Pick-and-Place Machines, or SMT (surface mount technology) component placement systems, are robotic machines used to place surface mount parts onto circuit boards. The machine is usually used for boards that are more complex and have many parts. For simpler boards, it is faster and easier to solder by hand. The machine utilizes two different suction nozzles (one smaller for smaller parts and the other bigger for bigger parts) to pick up and place your parts on your board.
The model we have at the IMA lab is TM240A, it has 28 tape feeders that can accommodate 28 parts at the same time. Students can only use the machine under supervision of faculty or staff. The use of the machine is taught in the Rapid Prototyping class.
1. Prepping Your Script for the Pick-and-Place
Before schedule time to use the Pick-and-Place machine, you can export a .csv file to copy into the machine with an SD card. To generate the .csv file, you would need to run a .ulp script in Eagle on the board you designed.
First, download the script. You can download the .ulp script here, this script works for both TM220A and TM240A. Copy this file into your Eagle program’s ulp folder. If you are using a Mac, you can find this folder at Application >> EAGLE-7.1.0 >> ulp.
Open your .brd eagle file. Click on the ULP button at the top of the tool bar, find the .ulp script that you copied into the folder and run it.
The script will automatically save a .csv file in the same folder as your Eagle board design files. You should be able to open the file in Excel. The exported file should look something like this:
The data at the bottom section of the .csv file is crucial, it let’s the machine know the positioning of the parts in terms of the x and y positions of their central point, the package of each part in relation to their footprint, and the angel they are turned at on the board. You can double check this file with your board design to see that everything is correct.
NOTE, at the bottom of the chart, there is a section called Stack that is blank, you need to fill in this section manually with the position of materials on your machine, i.e. which part is placed on which real on the machine.
Copy this file onto the SD card for the Pick-and-Place and you are ready to move to the machine. This step is usually more useful for complex boards. For simpler boards, it is more accurate to determine the positioning of each parts manually on the machine. To learn how to do this, please read the Section 3 – Setting Up the Job.
2. Loading the Machine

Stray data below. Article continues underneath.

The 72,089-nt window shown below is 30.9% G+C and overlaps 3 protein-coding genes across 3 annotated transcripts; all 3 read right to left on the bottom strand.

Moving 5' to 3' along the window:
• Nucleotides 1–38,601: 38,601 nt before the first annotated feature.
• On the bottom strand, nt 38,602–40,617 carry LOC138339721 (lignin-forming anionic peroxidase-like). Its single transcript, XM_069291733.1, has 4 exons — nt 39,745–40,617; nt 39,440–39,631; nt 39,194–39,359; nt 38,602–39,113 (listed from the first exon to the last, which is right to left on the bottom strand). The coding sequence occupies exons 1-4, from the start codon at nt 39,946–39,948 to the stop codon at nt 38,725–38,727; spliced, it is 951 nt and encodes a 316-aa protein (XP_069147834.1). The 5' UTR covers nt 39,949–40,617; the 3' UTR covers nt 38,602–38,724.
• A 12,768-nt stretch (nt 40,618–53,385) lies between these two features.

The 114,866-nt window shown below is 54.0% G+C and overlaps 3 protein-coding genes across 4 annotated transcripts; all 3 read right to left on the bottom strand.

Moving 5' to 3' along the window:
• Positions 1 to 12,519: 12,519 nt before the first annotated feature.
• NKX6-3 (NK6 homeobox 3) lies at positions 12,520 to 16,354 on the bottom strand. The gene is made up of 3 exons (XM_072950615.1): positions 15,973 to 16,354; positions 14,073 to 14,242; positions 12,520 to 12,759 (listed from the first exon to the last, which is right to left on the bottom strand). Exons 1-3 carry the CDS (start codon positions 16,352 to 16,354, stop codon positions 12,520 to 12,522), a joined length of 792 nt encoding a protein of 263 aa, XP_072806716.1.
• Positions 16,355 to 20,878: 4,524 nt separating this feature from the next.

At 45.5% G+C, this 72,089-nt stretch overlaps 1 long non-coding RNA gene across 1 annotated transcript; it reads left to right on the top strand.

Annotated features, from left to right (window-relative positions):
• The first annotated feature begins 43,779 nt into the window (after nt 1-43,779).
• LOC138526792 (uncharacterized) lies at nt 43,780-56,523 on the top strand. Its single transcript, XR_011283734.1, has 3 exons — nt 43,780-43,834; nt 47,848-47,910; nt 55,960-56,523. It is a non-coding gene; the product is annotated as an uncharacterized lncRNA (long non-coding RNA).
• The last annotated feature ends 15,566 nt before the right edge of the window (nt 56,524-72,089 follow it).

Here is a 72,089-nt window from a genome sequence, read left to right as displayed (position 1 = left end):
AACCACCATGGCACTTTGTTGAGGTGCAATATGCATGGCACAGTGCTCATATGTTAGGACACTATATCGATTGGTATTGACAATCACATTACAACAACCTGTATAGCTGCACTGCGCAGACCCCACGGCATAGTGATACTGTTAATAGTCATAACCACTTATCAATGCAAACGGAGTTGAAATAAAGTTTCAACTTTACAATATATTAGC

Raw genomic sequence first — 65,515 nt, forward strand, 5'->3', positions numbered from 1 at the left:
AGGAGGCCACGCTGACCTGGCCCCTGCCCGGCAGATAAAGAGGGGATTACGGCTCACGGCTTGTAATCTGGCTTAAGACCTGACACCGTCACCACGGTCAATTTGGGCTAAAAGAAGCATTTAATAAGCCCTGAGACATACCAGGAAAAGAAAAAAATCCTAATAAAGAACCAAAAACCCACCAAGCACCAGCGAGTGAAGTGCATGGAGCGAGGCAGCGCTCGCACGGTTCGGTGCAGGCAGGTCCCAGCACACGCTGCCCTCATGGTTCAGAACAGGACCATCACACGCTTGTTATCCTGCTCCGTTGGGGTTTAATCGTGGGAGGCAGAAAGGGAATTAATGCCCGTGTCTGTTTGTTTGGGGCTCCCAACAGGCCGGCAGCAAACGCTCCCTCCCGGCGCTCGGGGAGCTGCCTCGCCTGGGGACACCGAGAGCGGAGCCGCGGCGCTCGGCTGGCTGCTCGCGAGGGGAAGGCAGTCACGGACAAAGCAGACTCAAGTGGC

Video coming soon.
3. Setting Up the Job
Before you turn on the machine, make sure you clear the bed of the machine. This is because when the machine starts up, the nozzle auto-adjusts across the bed. The nozzle moves very fast, so when the machine first turns on or when it’s running a job, make sure there are no obstacles.
The Pick-and-Place has 5 sections in its setup file. This file can be from the .csv file that you generated through running .ulp script, but can also be created in the machine directly. The 5 different sections are:
- Part 1: Origin offset (Section code on .csv file: 65535, 0)
- Part 2: Stack offset (Section code on .csv file: 65535, 1)
- Part 3: Feeding set (Section code on .csv file: 65535, 2)
- Part 4: Panelized board (Section code on .csv file: 65535, 3)
- Part 5: Component part (Section code on .csv file: 1 – 65534) and speed lines
Part 1: Origin offset (65535, 0)
You can readjust the origin of the board in this section. Sometimes, the board you are making is not a square. After you clamp down your board, you need to manually adjust the origin of the offset. You can do this by placing one part using your script, then adjusting it’s position so it matches the footprint, and applying that offset adjustment to the origin.
Part 2: Stack Offset (65535, 1)
This section allows you to manually adjust the pick up point of parts in each stack. The TM240A has 28 stacks that can accommodate for 3 types of different component strip widths for different parts. Technically, if there are multiple components with the same package, you only need to set the stack offsets for the parts where the pick up point needs to change (meaning when the package changes). However, for accuracy purposes, we recommend that you set the stack offset for every stack that is loaded.
Part 3: Feeding Setup (65535, 2)
The feeding setup section allows you to set the feeding rate of each component strip for each stack. Measure the distance between the mid points of components on each strip in mm to set the feeding rate.
Part 4: Panelized Board (65535, 3)
The Pick-n-Place also allows you to work on multiple board in one pass. This section allows you to clamp multiple boards on the X and Y axis to allow a matrix of boards to be done in one pass. Make sure that you do not exceed the Max application PCB size which is 400mm x 360mm.
Part 5: Component Part (1 – 65534) and Speed Lines
This section is the main body of the working file, it sets the mid position of each part and the rotation value. This section can be generated by running a ULP script on your board in Eagle, or manually created on the Pick-n-Place machine by using the laser vision tool. For simpler tools, manual setup is recommended for accuracy.
After you’ve gone through these 5 sections, you are now ready to press the “Go” button and run your job.
Video coming soon.